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Tox Town - Environmental health concerns and toxic chemicals where you live, work, and play
Methanolen español
Methanol is a highly toxic chemical used in antifreeze, solvents, and gasoline.

What is methanol?

Methanol is a highly toxic colorless liquid that may explode when exposed to flames. Other common names for methanol are methyl alcohol and wood alcohol. Methanol occurs naturally in wood and volcanic gases and is a product of decaying organic material such as vegetation. It is also emitted from gasoline and diesel engines and from burning trash and plastics. The chemical formula for methanol is CH4O.

Methanol is used in antifreeze products and as a solvent and is an ingredient of gasoline. It is used as an ingredient of some paint strippers. It is used in wall and spray paints, paint thinner, shellac, varnish, carburetor cleaners, inks, resins, adhesives, dyes, plastics, car windshield washer compounds, some insulation products, copy machine fluids, and some pesticides. In some vehicles, it is used as an alternative fuel and is used as a fuel for picnic stoves. It is also used in semi-conductor manufacturing; antibacterial substances used on mortuary instruments, cadavers, and biological specimens; oil recovery injection; and in the production of some pharmaceuticals, such as vitamins and hormones. It has been used in the treatment against Dutch elm disease and fungi on timbers, wood fence posts and poles, and lumber.

How might I be exposed to methanol?

At home, you can be exposed to methanol if you use consumer products such as wall and spray paints, paint strippers, adhesives, cleaners, insulation products, pesticides, and car windshield washer fluid or antifreeze. Exposure can occur from breathing air that contains methanol from natural sources or vehicle exhaust and from drinking or eating contaminated water or food.

At work, you can be exposed to methanol if you use solvents, wall and spray paints, paint strippers, adhesives, inks, wood fungi treatments, or industrial cleaners. You can be exposed if you work with vehicles and have contact with windshield washer fluids, alternative fuels, antifreeze, and fuel exhaust. You can be exposed if you work at a pharmaceutical or semi-conducting manufacturing facility, mortuary, or oil recovery facility.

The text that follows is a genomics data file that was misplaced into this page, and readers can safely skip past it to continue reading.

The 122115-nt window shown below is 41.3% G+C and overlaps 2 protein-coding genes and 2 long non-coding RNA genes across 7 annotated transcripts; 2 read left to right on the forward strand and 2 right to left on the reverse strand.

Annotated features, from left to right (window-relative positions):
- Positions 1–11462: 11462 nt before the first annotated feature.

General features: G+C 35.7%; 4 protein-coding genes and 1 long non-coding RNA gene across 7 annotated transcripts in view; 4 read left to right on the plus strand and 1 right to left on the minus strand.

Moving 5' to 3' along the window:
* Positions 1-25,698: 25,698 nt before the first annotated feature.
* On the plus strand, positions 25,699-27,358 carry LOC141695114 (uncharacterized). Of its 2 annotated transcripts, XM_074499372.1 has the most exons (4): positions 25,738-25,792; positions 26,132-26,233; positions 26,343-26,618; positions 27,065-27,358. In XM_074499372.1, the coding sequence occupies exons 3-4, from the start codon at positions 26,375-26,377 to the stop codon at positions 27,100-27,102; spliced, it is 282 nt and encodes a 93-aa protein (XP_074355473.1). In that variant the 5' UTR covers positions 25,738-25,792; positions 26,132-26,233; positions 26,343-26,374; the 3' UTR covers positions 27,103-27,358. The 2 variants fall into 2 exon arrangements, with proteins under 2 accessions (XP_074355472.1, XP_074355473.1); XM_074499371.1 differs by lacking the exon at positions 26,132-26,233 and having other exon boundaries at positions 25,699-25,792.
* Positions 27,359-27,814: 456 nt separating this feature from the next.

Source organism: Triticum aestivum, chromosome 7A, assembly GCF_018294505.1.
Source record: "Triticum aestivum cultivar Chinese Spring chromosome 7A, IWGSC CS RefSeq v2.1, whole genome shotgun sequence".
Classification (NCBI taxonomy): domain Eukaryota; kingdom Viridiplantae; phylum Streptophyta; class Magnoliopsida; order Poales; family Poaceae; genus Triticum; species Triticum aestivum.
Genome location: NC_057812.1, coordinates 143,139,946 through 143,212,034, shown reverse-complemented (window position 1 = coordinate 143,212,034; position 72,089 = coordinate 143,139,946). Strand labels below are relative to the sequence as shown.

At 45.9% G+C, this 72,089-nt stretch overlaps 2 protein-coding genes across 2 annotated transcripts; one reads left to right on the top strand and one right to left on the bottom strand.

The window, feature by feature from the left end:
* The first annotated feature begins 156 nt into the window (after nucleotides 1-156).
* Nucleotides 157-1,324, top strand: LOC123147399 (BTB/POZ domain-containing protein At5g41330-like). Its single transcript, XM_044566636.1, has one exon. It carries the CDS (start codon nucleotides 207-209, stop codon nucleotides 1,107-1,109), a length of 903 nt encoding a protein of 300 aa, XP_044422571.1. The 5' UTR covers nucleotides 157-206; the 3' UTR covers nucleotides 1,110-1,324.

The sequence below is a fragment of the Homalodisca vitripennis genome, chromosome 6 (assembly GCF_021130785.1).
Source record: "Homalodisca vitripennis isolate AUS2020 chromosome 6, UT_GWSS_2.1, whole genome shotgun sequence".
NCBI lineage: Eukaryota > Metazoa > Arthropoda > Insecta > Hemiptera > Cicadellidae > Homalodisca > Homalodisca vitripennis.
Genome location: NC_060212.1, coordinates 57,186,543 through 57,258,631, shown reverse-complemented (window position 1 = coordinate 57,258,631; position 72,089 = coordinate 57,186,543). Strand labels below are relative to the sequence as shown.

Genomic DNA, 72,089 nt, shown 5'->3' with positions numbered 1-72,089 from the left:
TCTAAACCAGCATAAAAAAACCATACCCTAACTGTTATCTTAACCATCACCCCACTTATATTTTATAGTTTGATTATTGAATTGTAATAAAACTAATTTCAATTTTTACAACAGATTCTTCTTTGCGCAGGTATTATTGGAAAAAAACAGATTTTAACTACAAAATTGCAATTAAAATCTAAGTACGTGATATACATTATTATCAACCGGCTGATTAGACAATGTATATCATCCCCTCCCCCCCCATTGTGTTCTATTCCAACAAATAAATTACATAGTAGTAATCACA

You can be exposed to methanol if you live near a volcano that has erupted or near decomposing organic material, sewage, or sludge.

How can methanol affect my health?

Swallowing, breathing, or absorbing large quantities of methanol through the skin, as in an industrial setting, can cause death. Exposure to methanol can cause visual problems and lead to blindness. It can cause convulsions, coma, loss of consciousness, kidney failure, liver damage, low blood pressure, respiratory arrest, and damage to the central nervous system.

Chronic exposure to methanol can result in methanol poisoning, which may cause inflammation of the eye, recurrent headaches, insomnia, stomach problems, visual failure, and dermatitis.

Short-term exposure to methanol can cause difficulty breathing, lack of coordination, blurred vision, dermatitis, headache, dizziness, insomnia, confusion, nausea, vomiting, diarrhea, inflammation of the pancreas, conjunctivitis, stomach problems and pain, weakness, leg cramps, and excessive sweating.

You may be at an increased risk when exposed to methanol if you have an existing skin, kidney, liver, or eye disorder.

If you think your health has been affected by exposure to methanol, contact your health care professional.

For poison emergencies or questions about possible poisons, contact your local poison control center at 1-800-222-1222.

This description is based on the information found in the Web links listed with this topic.


More Links
Map of Releases of Methanol in the United States. TOXMAP (National Library of Medicine)
Methanol. Alternative Fuels Data Center (Dept. of Energy)
Methanol. Emergency Response Safety and Health Database (National Institute for Occupational Safety and Health)
Methanol. Hazardous Substances Data Bank (National Library of Medicine)
Methanol. Household Products Database (National Library of Medicine)
Methanol. Technology Transfer Network Air Toxics Web Site (Environmental Protection Agency)
Methyl Alcohol. Haz-Map (National Library of Medicine)
Methyl Alcohol. Safety and Health Topics (Occupational Safety and Health Administration)

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Last Updated: April 22, 2014

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